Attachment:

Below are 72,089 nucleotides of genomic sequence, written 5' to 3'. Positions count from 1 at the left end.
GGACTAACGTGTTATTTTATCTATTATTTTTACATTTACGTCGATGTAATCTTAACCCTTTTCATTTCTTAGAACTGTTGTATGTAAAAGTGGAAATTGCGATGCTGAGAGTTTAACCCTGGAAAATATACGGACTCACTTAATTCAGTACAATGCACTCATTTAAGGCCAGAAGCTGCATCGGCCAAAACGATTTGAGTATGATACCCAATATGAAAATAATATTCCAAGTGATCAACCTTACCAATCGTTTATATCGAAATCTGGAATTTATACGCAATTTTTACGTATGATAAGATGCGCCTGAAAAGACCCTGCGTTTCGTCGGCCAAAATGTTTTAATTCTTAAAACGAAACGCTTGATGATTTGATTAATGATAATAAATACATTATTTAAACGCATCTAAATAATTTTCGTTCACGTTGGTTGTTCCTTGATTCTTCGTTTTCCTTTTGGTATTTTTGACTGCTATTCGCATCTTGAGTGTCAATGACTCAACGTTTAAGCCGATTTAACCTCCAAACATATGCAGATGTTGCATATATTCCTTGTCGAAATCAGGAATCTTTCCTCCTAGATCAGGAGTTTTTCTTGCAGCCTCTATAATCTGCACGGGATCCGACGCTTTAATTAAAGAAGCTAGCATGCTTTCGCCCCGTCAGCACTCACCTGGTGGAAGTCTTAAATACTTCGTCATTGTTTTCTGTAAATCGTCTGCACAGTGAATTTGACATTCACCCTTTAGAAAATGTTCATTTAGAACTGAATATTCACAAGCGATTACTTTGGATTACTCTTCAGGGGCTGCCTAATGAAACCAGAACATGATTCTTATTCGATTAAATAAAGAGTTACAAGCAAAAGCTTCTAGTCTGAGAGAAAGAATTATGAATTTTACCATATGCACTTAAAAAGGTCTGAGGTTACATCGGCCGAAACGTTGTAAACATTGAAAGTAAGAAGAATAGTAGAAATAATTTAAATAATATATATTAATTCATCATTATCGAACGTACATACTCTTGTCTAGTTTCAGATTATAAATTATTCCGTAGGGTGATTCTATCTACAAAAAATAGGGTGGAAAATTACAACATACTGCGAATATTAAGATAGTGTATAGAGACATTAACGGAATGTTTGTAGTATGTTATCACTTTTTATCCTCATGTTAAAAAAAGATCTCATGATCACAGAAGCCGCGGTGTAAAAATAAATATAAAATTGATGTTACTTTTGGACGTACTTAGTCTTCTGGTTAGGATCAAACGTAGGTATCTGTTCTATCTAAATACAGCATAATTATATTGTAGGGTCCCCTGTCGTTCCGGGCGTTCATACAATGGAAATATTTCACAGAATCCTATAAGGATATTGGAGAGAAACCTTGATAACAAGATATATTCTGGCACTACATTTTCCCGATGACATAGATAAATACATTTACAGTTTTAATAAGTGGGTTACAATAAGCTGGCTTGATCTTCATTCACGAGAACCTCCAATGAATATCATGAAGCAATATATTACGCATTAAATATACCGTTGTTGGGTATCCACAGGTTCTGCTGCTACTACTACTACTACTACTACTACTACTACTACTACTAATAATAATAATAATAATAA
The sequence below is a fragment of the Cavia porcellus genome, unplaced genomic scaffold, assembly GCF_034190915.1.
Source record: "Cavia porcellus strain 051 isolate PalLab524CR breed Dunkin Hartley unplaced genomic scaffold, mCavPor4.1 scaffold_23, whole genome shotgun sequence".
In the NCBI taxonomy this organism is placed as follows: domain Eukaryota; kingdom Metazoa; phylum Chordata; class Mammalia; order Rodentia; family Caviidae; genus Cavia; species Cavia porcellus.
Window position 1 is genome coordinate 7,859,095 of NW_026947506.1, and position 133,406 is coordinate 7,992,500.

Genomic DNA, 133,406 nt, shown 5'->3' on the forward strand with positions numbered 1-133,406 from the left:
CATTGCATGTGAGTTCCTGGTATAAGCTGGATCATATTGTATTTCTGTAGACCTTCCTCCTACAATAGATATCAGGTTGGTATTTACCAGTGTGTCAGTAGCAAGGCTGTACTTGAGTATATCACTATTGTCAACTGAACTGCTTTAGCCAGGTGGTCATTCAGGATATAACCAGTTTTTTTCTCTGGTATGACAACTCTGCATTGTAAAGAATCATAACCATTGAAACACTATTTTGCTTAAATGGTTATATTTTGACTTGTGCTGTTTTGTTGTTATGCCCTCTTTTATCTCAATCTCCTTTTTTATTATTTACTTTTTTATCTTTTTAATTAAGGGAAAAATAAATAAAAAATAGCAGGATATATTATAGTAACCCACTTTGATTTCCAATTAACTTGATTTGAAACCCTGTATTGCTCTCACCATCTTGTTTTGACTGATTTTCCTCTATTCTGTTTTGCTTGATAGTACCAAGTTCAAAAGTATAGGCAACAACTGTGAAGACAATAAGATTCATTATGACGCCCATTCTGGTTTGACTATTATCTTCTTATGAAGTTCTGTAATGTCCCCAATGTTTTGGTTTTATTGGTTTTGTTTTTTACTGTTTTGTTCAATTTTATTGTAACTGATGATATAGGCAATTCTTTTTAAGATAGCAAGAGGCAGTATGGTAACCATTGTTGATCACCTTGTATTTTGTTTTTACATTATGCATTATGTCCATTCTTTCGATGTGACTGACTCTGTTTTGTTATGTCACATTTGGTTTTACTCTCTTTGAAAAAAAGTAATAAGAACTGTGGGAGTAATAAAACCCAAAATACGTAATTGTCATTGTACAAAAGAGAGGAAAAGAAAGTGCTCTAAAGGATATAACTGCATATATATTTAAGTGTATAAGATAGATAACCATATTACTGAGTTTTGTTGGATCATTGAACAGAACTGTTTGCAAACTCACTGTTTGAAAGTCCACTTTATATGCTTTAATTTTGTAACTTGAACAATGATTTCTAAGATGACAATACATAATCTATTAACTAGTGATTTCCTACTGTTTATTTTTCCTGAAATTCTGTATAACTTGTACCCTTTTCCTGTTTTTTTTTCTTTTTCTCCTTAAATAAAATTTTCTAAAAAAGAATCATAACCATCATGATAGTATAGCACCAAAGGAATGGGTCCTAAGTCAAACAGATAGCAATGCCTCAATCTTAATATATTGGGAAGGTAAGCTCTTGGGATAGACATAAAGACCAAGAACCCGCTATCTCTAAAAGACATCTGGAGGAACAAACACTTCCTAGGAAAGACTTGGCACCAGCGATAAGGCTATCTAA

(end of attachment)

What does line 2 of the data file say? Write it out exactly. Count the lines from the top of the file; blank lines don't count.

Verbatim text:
GGACTAACGTGTTATTTTATCTATTATTTTTACATTTACGTCGATGTAATCTTAACCCTTTTCATTTCTTAGAACTGTTGTATGTAAAAGTGGAAATTGCGATGCTGAGAGTTTAACCCTGGAAAATATACGGACTCACTTAATTCAGTACAATGCACTCATTTAAGGCCAGAAGCTGCATCGGCCAAAACGATTTGAGTATGATACCCAATATGAAAATAATATTCCAAGTGATCAACCTTACCAATCGTTTATATCGAAATCTGGAATTTATACGCAATTTTTACGTATGATAAGATGCGCCTGAAAAGACCCTGCGTTTCGTCGGCCAAAATGTTTTAATTCTTAAAACGAAACGCTTGATGATTTGATTAATGATAATAAATACATTATTTAAACGCATCTAAATAATTTTCGTTCACGTTGGTTGTTCCTTGATTCTTCGTTTTCCTTTTGGTATTTTTGACTGCTATTCGCATCTTGAGTGTCAATGACTCAACGTTTAAGCCGATTTAACCTCCAAACATATGCAGATGTTGCATATATTCCTTGTCGAAATCAGGAATCTTTCCTCCTAGATCAGGAGTTTTTCTTGCAGCCTCTATAATCTGCACGGGATCCGACGCTTTAATTAAAGAAGCTAGCATGCTTTCGCCCCGTCAGCACTCACCTGGTGGAAGTCTTAAATACTTCGTCATTGTTTTCTGTAAATCGTCTGCACAGTGAATTTGACATTCACCCTTTAGAAAATGTTCATTTAGAACTGAATATTCACAAGCGATTACTTTGGATTACTCTTCAGGGGCTGCCTAATGAAACCAGAACATGATTCTTATTCGATTAAATAAAGAGTTACAAGCAAAAGCTTCTAGTCTGAGAGAAAGAATTATGAATTTTACCATATGCACTTAAAAAGGTCTGAGGTTACATCGGCCGAAACGTTGTAAACATTGAAAGTAAGAAGAATAGTAGAAATAATTTAAATAATATATATTAATTCATCATTATCGAACGTACATACTCTTGTCTAGTTTCAGATTATAAATTATTCCGTAGGGTGATTCTATCTACAAAAAATAGGGTGGAAAATTACAACATACTGCGAATATTAAGATAGTGTATAGAGACATTAACGGAATGTTTGTAGTATGTTATCACTTTTTATCCTCATGTTAAAAAAAGATCTCATGATCACAGAAGCCGCGGTGTAAAAATAAATATAAAATTGATGTTACTTTTGGACGTACTTAGTCTTCTGGTTAGGATCAAACGTAGGTATCTGTTCTATCTAAATACAGCATAATTATATTGTAGGGTCCCCTGTCGTTCCGGGCGTTCATACAATGGAAATATTTCACAGAATCCTATAAGGATATTGGAGAGAAACCTTGATAACAAGATATATTCTGGCACTACATTTTCCCGATGACATAGATAAATACATTTACAGTTTTAATAAGTGGGTTACAATAAGCTGGCTTGATCTTCATTCACGAGAACCTCCAATGAATATCATGAAGCAATATATTACGCATTAAATATACCGTTGTTGGGTATCCACAGGTTCTGCTGCTACTACTACTACTACTACTACTACTACTACTACTACTAATAATAATAATAATAATAA